Types of auto diagnostic scanners

Written by richard ristow
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Types of auto diagnostic scanners
Mechanics have specialised computers and usually charge diagnostic fees. (Jupiterimages/Comstock/Getty Images)

A vehicle's dashboard contains a multitude of warning lights. This includes a general "Check Engine" light, as well as malfuction indicators for anti-lock brakes, tire pressure monitoring sensors, and air bags. Each of these diagnostic systems issues a trouble code once a problem is detected. Accessing these codes requires diagnostic hardware, and professional mechanics have a computer for this purpose. For the general public, however, there are smaller diagnostic code readers available. Each of these tools hook up to the same outlet in a vehicle.

On-Board Diagnostics

Using an on-board diagnostics (OBD) code reader depends on the year a vehicle was manufactured. Vehicles manufactured after 1996 go by OBD-II codes, whereas earlier cars and trucks go by OBD-I codes, and those codes can vary by manufacturer. OBD scanners cover a lot of areas in the vehicle, but particularly the engine and the fuel system. The fault codes can go from the drastic to the easy fix; parts of your engine may need more than routine maintenance or your gas cap might be broken.

Types of auto diagnostic scanners
OBD-II covers most engine systems. (Vintage Car Engine image by itsallgood from Fotolia.com)


Some scanners may be compatible with other diagnostic systems, but many of the cheaper ones are not. A basic OBD-II scanner will not read codes for anti-lock braking systems (ABS). While OBD-II scanners cover most vehicles manufactured after 1996, many of the ABS code readers cover only certain vehicles. When researching a possible code reader purchase, it is wise to consider the vehicles it can be used with and make certain the hardware is compatible.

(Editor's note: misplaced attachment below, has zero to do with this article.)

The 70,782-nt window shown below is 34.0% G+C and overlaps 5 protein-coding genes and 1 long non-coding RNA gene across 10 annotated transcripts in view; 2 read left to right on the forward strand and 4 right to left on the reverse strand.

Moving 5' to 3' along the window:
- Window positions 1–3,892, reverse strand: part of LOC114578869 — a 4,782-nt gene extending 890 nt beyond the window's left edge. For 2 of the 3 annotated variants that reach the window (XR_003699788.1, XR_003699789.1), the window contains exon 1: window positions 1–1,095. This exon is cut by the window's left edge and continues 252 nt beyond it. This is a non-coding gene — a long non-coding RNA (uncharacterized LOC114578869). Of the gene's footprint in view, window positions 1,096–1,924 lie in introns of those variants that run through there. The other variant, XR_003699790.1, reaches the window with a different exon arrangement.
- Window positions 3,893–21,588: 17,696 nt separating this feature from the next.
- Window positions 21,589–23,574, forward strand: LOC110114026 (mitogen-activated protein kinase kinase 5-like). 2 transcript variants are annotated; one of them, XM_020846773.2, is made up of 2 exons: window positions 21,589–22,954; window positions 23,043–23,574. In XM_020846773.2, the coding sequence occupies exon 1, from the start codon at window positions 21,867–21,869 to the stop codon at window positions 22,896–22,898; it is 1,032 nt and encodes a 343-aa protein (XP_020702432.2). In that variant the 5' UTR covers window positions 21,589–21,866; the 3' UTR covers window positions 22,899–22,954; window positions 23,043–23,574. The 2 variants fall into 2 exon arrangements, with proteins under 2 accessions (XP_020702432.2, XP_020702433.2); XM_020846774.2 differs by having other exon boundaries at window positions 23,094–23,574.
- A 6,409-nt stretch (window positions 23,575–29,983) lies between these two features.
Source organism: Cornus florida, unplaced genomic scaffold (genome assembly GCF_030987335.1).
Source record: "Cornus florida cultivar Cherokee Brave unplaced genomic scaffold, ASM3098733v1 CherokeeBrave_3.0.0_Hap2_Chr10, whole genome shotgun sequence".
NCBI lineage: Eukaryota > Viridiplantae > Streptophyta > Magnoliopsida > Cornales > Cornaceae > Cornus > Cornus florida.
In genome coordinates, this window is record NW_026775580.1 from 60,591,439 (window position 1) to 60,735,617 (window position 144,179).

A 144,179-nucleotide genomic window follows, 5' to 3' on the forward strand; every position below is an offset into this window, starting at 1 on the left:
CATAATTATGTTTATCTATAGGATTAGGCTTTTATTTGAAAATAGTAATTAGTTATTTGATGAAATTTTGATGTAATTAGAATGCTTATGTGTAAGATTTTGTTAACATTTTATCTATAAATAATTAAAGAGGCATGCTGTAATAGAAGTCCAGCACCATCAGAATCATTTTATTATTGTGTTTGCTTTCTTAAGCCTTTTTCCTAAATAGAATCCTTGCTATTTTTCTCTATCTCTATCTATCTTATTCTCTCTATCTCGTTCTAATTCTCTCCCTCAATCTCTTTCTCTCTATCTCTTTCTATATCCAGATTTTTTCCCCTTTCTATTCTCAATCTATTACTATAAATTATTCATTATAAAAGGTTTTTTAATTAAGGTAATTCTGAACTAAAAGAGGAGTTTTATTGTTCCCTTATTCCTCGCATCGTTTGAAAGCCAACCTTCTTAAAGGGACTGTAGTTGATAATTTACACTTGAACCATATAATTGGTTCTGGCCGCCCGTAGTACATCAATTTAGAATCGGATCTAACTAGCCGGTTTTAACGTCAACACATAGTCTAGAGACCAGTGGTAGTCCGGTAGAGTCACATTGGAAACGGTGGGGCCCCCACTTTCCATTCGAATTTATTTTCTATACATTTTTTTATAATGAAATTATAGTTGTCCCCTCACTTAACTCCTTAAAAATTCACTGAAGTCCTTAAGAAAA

Types of auto diagnostic scanners
Always diagnose brake problems immediately. (Car Brake image by Joelyn Pullano from Fotolia.com)

Tire Pressure Monitoring System

Tire pressure monitoring systems (TPMS) are not widely used as OBD-II codes, but soon will be. The Department of Transportation has mandated that all cars manufactured after 2008 be equipped with TPMS sensors. Although these monitors are no substitute for regularly checking tire pressure by hand, they can give a driver ample warning that there is a problem with a tire, which can help avoid a flat or a blowout. A TPMS scanner works very much the same way as OBD-II and ABS code readers. It interacts with a vehicle's computer, reads the trouble code, and can lead to a diagnosis.

Types of auto diagnostic scanners
Maintaining the right tire pressure will enhance gas mileage. (detail of a car tire image by Albert Lozano from Fotolia.com)

Air Bags

Air bags operate under the supplemental restraint system (SRS). Diagnostic tools for SRS trouble codes are scarcer than ABS readers. Of the few that are available, they tend to be specific to manufacturers, like BMW. Also, like the braking system, if there is a problem with air bags, it's best to leave the repair work to a trained professional. Air bags can require complex maintenance and be costly to fix, so reverse engineering a casual mistake can become expensive.

Multi-Use Scanners and Laptops

Technology develops at a pace that favours integration. Some day, diagnostic code scanners may become all-in-one tools. So instead of owning several readers, a home mechanic would have one tool for OBD, ABS, TPMS and other trouble codes. There are already several scanners that can multitask. Actron's CP9580 Auto Scanner, for example, can read both OBD and ABS codes. Presently, the more expensive the piece of hardware, the more access to vehicle diagnostics. Also, there is a way to bypass scanners altogether. A home mechanic can buy and download software packages and turn a laptop into a multilingual scan tool. However, a diagnostic cable with both a USB and a 16-pin data link connector would have to be purchased separately.

Types of auto diagnostic scanners
Diagnostics with a laptop allows for easier updating and upgrading as coding changes. (laptop image by Jorge Figueiredo from Fotolia.com)

Data Link Connection

No matter the diagnostic system, interfacing with a vehicle's diagnostic system requires access to the data link connection (DLC) in a vehicle. The only exception to this is with certain SRS scanners that require opening the vehicle's bonnet and locating a special 20-pin outlet. The regular DLC port's location, however, can vary by make and model of the vehicle but is usually located on the driver's side of the vehicle beneath the dashboard between the accelerator and the boot release. Once a diagnostic tool is attached, the hardware and the vehicle need to be turned on. The scanner will do the rest and automatically retrieve any awaiting trouble code.

Understanding Trouble Codes

A scanner's user manual should contain all the generic trouble code definitions as outlined by the Society of Automotive Engineers. Some codes, however, may be specific to a vehicle manufacturer, and definitions will likely not be available in a vehicle's owner manual. There are many websites on the Internet that can assist with finding code definitions, if you have lost your manual or cannot find the information you need.

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